Horses is the latest incarnation of the historic Sunset Boulevard space where Ye Coach & Horses was stabled for 73 years before becoming the Pikey. It’s been totally transformed since Quentin Tarantino and Tim Roth legendarily scribbled scenes for “Pulp Fiction” on cocktail napkins in the weathered Coach & Horses bar. The “Established 1934” plaque remains as a nod to Hollywood history, but other than that, it’s all new and much more casual-but-refined bistro than funky watering hole.
Color-saturated canvases from artist Kacper Abolik warm up the space, which has the cozy feel of a European bistro. Chefs Will Aghajanian, of Per Se, and Liz Johnson, who won acclaim at L.A.’s haute deli Freedman’s, envision Horses as a “new restaurant with old values,” according to Johnson. “We wanted to shine light on the ‘lived-in’ feel that it already had – similar to restaurants in Europe or New York. We worked to maintain the bones from the original building while bringing in more sunlight and color. Our vision was to create a space for celebration,” Johnson explains.
The compact menu focuses on drink-friendly offerings like iced oysters, smoked salmon lavash, butcher’s steak grilled over vine cuttings or a burger and fries. Aghajanian and Johnson are particularly fond of the Cornish hen with dandelion panzanella, the Horses Caesar salad and the sobrassada panino, but don’t sleep on the sheep’s milk cheesecake either.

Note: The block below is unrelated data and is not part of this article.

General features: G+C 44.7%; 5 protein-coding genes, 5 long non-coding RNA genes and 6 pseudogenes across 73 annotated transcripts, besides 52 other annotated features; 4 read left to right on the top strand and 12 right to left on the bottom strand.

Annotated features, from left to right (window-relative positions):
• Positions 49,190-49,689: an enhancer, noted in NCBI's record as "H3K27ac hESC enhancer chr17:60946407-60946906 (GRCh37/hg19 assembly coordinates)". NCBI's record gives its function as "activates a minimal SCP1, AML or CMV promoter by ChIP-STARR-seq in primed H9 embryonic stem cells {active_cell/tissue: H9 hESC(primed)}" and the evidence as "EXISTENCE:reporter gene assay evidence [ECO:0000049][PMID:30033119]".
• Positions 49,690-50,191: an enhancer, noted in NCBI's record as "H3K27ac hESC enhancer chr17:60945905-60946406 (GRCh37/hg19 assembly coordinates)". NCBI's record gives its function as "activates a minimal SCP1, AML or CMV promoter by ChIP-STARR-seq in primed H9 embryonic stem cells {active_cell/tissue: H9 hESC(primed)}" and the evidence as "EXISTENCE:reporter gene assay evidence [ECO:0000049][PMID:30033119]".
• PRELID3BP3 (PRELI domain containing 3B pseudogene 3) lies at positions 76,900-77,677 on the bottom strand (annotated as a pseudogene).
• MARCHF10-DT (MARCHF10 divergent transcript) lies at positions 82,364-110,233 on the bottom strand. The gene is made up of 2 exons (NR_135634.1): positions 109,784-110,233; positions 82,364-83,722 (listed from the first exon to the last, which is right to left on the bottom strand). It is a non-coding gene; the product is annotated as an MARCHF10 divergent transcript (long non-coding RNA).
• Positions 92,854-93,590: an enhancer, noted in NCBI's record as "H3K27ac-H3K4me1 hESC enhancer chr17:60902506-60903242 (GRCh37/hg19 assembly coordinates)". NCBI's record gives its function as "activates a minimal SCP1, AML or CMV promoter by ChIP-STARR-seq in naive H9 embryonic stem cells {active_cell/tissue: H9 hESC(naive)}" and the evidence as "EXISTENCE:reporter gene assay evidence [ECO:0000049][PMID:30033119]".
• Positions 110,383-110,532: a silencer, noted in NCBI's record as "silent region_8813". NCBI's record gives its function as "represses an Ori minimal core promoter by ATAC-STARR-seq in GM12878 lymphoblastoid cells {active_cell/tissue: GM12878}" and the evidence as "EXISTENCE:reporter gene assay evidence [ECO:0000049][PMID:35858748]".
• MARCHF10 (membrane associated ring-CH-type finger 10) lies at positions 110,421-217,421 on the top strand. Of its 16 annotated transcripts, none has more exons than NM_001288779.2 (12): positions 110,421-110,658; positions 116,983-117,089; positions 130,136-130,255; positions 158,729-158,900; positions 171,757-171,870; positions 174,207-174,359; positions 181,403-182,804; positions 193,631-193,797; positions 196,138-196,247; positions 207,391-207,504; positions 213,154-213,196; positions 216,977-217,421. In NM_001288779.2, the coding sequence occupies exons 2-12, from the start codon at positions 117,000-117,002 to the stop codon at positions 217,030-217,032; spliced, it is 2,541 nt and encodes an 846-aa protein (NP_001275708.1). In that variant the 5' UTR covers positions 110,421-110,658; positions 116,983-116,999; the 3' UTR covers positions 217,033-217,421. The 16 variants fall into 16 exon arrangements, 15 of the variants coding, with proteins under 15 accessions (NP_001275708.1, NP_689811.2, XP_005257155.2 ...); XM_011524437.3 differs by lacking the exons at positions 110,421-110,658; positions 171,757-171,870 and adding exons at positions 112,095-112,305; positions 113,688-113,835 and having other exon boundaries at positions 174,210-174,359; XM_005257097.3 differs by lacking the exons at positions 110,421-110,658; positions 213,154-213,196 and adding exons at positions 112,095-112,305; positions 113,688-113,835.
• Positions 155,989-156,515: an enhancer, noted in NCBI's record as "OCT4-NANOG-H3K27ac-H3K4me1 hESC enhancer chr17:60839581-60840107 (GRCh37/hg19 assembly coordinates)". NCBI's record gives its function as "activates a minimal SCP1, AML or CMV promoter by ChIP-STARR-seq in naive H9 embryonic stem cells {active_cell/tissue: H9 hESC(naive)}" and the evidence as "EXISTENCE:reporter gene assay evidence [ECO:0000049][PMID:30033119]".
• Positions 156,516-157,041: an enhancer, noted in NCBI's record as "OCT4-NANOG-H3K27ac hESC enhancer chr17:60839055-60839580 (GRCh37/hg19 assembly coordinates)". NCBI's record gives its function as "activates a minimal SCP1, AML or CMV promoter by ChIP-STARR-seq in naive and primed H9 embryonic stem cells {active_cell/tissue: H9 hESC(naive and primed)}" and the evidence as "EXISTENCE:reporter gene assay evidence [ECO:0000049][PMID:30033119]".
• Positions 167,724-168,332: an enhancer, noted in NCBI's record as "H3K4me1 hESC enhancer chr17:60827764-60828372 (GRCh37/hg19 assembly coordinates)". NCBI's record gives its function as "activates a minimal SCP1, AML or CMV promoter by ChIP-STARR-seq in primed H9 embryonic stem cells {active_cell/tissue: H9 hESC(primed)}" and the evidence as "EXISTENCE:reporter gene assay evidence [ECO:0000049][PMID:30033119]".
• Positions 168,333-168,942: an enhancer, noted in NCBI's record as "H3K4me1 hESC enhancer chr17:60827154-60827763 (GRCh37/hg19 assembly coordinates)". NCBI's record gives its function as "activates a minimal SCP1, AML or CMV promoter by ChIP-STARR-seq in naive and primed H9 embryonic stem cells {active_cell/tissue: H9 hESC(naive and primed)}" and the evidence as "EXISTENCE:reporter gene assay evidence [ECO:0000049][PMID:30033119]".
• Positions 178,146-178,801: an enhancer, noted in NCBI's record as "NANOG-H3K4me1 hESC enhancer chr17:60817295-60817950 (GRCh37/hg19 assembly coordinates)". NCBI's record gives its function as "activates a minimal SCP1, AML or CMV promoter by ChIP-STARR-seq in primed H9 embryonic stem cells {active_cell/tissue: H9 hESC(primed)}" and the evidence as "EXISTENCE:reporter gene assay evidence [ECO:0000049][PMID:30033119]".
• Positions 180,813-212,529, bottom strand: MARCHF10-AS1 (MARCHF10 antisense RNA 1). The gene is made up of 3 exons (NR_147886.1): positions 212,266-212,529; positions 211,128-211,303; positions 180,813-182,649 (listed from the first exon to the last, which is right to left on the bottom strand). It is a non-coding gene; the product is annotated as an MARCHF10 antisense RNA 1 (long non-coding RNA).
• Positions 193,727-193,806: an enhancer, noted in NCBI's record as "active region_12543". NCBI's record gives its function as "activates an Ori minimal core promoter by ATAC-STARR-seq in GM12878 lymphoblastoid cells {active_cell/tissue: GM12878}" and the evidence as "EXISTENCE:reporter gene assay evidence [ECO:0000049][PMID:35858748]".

“We joke that it’s ‘new Hollywood,’” says Johnson, “The cuisine is Southern California, the cooking is reminiscent of the sunny South of France. It is homier — more bistro style and by far a lighter country fare.”
Terence Leavey, formerly of Spago and Vespertine, oversees a beverage program that leans into classic cocktails with luxe twists, like the Vesper martini with fig-infused gin or a Black Manhattan with Cynar.
Horses, 7617 Sunset Blvd., Los Angeles
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